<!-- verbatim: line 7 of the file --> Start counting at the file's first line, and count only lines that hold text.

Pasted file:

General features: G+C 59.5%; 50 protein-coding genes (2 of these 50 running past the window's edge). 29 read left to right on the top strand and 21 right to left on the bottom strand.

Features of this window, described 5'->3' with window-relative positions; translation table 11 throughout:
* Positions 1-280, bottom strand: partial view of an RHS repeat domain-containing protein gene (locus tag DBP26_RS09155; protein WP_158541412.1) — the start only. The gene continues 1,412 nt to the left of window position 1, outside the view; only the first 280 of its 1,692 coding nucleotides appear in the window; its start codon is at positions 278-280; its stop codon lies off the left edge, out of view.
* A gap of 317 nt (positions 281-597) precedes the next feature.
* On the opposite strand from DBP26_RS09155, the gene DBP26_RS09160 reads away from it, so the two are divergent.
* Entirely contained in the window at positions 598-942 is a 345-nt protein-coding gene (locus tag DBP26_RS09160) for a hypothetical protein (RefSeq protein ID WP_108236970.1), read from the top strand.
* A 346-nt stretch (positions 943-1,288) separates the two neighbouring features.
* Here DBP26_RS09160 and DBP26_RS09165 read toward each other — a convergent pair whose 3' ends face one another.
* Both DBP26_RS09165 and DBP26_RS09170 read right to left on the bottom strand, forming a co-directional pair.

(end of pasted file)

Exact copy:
* A 346-nt stretch (positions 943-1,288) separates the two neighbouring features.